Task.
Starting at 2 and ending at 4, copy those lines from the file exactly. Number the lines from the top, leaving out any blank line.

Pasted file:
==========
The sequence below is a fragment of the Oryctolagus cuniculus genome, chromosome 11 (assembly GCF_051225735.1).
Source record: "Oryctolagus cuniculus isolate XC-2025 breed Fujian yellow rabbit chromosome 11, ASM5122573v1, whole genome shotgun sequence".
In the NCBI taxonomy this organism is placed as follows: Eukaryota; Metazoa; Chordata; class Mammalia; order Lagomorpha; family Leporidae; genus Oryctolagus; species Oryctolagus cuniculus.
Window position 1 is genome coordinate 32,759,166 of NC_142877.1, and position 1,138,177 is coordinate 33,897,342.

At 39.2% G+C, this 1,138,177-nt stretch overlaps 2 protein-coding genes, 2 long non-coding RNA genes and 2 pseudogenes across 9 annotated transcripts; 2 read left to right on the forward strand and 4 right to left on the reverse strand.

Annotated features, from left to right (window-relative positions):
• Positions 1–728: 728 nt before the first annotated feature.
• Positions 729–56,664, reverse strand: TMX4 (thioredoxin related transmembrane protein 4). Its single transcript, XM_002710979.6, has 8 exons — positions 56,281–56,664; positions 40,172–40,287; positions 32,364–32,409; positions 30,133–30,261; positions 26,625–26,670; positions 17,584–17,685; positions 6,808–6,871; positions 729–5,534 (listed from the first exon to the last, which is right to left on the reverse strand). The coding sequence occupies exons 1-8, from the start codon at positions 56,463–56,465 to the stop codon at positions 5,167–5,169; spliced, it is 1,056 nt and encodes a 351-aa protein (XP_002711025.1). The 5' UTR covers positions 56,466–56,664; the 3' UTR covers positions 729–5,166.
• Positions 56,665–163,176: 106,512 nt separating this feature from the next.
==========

Source record: "Oryctolagus cuniculus isolate XC-2025 breed Fujian yellow rabbit chromosome 11, ASM5122573v1, whole genome shotgun sequence".
In the NCBI taxonomy this organism is placed as follows: Eukaryota; Metazoa; Chordata; class Mammalia; order Lagomorpha; family Leporidae; genus Oryctolagus; species Oryctolagus cuniculus.
Window position 1 is genome coordinate 32,759,166 of NC_142877.1, and position 1,138,177 is coordinate 33,897,342.